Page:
Of flag and family

A few years ago I was visiting with my mother A”H in Jerusalem around a week after Pesach.  We were sitting on the porch and she began rummaging through a closet nearby.  I asked, “What are you looking for”? Her reply, “The flag, it’s Iyar, we have to hang the flag up”.

She eventually found the flag with some kind of ‘accessory’ for attaching it which she had probably sewn years prior for something or other.  It seemed that it survived all these years for this purpose alone.  Knowing my mother it was clear that no piece of fabric goes to waste.

Assuming that it was an effort for her, I offered to hang up the flag and began to do so.  But she didn’t let up.  When I placed it down for a second to move a potted plant she grabbed the flag, and with lightning speed characteristic of her movements in better days gone by,  she quickly and efficiently hung up the flag.

All I could do was take a step back and watch.

That’s when I saw the full picture.

Had she relented and not insisted on doing it herself I would have missed the precious picture that says a thousand words:

Between Yom Hashoa and Yom Haatzmaut, a 90-year-old holocaust survivor is hanging the Israeli flag on her porch in Yerushalayim.

Only three words passed through my mind-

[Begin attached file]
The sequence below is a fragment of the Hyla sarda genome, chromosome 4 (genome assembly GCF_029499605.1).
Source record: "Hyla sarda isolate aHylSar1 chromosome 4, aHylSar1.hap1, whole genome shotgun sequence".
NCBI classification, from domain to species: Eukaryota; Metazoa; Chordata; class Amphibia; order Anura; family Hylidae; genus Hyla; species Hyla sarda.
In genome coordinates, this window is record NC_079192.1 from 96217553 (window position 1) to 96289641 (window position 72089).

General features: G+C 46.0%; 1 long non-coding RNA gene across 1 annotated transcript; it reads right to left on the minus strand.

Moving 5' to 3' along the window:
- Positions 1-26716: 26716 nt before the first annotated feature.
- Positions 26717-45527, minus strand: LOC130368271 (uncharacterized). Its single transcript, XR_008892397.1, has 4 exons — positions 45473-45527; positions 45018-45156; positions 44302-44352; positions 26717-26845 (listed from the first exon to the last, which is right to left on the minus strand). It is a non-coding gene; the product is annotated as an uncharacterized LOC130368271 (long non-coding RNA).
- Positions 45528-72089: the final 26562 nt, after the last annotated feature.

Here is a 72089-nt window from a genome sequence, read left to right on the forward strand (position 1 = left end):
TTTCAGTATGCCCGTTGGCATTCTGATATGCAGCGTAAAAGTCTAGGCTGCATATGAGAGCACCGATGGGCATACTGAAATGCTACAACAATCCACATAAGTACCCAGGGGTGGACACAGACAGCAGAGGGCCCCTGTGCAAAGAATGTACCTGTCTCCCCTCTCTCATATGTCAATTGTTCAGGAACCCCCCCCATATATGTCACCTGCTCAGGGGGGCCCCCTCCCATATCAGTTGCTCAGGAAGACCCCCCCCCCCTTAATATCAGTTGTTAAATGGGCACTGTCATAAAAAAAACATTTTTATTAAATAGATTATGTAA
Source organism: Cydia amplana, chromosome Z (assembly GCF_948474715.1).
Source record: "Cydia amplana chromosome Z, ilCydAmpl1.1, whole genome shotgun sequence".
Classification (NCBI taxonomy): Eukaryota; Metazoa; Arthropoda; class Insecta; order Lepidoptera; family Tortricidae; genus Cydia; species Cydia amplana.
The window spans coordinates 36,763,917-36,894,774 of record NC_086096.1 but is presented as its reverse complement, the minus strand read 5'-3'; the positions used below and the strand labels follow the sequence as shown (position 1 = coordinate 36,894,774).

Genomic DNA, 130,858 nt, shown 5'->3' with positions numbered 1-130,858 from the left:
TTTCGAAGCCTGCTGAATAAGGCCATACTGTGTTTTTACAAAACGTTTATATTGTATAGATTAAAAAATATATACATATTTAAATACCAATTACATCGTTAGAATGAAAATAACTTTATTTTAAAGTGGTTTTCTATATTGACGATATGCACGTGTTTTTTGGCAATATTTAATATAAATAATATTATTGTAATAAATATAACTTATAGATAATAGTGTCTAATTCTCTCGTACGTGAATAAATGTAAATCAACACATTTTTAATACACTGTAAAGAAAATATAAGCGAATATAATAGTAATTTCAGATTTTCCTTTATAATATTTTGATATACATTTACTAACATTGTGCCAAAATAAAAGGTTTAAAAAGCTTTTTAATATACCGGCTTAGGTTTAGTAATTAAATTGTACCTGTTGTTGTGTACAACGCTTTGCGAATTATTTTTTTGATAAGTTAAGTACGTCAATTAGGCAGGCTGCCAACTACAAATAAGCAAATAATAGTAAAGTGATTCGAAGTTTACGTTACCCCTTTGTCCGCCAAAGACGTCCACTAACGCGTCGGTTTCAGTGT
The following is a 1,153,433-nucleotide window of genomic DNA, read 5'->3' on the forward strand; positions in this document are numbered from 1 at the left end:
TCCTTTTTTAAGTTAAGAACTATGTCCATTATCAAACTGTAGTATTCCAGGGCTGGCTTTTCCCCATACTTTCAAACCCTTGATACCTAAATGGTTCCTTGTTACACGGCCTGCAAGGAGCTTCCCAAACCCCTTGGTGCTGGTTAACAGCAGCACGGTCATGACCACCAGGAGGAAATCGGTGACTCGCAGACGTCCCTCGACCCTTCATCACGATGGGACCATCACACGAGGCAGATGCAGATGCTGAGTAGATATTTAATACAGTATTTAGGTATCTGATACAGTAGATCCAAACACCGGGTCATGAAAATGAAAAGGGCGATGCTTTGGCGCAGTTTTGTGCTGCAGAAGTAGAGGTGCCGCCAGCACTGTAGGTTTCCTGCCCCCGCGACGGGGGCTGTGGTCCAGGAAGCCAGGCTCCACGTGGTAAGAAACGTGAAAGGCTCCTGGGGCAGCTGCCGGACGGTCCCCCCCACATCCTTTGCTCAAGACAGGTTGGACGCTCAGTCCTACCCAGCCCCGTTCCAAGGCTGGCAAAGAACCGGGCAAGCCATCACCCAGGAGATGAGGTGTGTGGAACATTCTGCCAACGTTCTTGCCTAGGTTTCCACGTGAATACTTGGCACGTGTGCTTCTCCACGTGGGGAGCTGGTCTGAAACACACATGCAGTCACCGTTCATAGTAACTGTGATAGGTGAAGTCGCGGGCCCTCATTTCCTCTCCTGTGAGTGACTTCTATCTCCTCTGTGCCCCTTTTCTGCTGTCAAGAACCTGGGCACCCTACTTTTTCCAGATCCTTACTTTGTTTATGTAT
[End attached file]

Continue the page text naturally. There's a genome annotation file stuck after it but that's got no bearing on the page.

Am Yisrael Chai.

What I described above transpired 10 years ago.  I eventually published it in my blog in the Times of Israel.  I cherish this memory and make it my business to reread it every year; and every time I learn something new from the experience.  This year left me with food for thought regarding our relationship with our parents.

As children we are inclined to think that we know better than our parents.  As we age and our parents grow older it becomes even more pronounced. 

But it’s an illusion.

They know what’s better, especially what’s better for them.  So even if we have good intentions, taking a step back and giving them space and the place that they deserve is the way to go.  Taking that step back gives a new outlook and viewpoint.  We can then see them through a ‘lense’ of respect and honor that they so deserve.  

They deserve it simply because they’re our parents.  Honoring them is a privilege, not a burden; and keeping that in mind makes it all the more doable.  Honoring parents is one of the few mitzvot accompanied with a promised reward; but actually the fundamental reward is attained by placing ourselves in the appropriate status in the relationship, that of the child. That’s where we belong, and that’s what gives the ultimate feeling of belonging and connection. 

That’s the key to ‘Am Yisrael Chai’- honoring our parents and their legacy. We wouldn’t  be here without it.

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